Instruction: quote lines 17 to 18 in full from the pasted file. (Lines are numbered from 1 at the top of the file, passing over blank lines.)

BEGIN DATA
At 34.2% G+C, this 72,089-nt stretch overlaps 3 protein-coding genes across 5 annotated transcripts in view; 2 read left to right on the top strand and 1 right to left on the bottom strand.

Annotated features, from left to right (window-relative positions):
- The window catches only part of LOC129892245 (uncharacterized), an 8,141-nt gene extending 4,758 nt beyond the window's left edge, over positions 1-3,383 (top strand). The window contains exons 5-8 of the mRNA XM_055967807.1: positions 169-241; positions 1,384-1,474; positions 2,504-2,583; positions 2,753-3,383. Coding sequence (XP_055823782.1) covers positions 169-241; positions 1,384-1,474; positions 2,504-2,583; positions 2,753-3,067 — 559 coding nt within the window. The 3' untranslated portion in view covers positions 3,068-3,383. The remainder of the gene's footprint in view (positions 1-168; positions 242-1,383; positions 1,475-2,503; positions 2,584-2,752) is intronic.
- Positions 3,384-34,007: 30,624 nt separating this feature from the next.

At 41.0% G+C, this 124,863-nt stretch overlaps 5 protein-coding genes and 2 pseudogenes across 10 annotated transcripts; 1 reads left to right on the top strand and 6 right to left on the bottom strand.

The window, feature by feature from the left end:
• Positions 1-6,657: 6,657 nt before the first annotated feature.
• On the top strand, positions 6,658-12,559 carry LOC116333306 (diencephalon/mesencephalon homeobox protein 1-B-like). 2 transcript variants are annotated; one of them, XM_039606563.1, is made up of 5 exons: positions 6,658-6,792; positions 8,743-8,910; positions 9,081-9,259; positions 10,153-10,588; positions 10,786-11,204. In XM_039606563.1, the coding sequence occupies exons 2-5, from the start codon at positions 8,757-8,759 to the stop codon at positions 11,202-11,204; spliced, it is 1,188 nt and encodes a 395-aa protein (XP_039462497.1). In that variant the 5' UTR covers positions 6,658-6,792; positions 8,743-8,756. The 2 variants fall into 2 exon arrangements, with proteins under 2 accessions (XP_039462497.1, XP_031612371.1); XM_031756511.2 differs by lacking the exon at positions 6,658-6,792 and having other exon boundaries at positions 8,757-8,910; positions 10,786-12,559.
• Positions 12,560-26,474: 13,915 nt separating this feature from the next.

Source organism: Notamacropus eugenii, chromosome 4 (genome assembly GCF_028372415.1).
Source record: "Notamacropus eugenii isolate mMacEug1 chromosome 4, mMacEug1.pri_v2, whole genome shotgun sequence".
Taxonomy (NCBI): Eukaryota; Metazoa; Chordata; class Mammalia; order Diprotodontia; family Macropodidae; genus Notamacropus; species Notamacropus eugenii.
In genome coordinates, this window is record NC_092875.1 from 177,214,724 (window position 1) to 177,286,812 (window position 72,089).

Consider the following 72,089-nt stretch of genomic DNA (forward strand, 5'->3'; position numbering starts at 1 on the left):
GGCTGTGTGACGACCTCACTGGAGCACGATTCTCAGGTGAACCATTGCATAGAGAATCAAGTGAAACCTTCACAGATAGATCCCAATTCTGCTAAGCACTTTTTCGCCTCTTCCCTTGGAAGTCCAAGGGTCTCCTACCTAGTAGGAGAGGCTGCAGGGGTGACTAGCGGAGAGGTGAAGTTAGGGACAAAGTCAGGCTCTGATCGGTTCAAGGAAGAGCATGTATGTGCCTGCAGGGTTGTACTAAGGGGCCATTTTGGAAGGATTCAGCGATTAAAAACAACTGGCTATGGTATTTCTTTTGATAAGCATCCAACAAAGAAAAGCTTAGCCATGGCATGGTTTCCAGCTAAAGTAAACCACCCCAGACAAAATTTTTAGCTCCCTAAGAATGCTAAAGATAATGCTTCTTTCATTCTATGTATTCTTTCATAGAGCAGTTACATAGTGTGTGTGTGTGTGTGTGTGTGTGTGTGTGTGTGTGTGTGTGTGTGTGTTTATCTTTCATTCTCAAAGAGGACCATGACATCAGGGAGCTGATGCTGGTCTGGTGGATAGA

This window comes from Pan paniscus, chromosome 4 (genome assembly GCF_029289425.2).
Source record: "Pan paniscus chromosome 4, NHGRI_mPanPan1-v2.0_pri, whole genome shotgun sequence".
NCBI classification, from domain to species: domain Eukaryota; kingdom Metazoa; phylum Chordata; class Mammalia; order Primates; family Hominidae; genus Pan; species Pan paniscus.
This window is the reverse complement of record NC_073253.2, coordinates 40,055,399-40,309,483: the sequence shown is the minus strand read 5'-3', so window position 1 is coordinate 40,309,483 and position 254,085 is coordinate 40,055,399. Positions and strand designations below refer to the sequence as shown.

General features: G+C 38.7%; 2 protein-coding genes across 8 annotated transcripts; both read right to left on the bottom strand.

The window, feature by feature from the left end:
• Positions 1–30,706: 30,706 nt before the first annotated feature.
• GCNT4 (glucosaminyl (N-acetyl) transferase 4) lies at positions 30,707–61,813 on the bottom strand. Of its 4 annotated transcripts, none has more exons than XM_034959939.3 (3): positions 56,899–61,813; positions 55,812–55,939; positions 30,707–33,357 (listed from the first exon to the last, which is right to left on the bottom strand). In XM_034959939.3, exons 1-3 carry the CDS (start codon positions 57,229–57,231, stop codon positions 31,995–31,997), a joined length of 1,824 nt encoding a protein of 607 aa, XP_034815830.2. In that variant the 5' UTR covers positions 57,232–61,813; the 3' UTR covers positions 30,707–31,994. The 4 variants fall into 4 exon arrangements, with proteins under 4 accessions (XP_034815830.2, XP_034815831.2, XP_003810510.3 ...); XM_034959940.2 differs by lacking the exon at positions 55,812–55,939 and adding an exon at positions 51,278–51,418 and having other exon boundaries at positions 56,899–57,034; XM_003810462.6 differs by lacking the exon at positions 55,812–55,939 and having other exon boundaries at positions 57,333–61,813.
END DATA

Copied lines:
Source record: "Pan paniscus chromosome 4, NHGRI_mPanPan1-v2.0_pri, whole genome shotgun sequence".
NCBI classification, from domain to species: domain Eukaryota; kingdom Metazoa; phylum Chordata; class Mammalia; order Primates; family Hominidae; genus Pan; species Pan paniscus.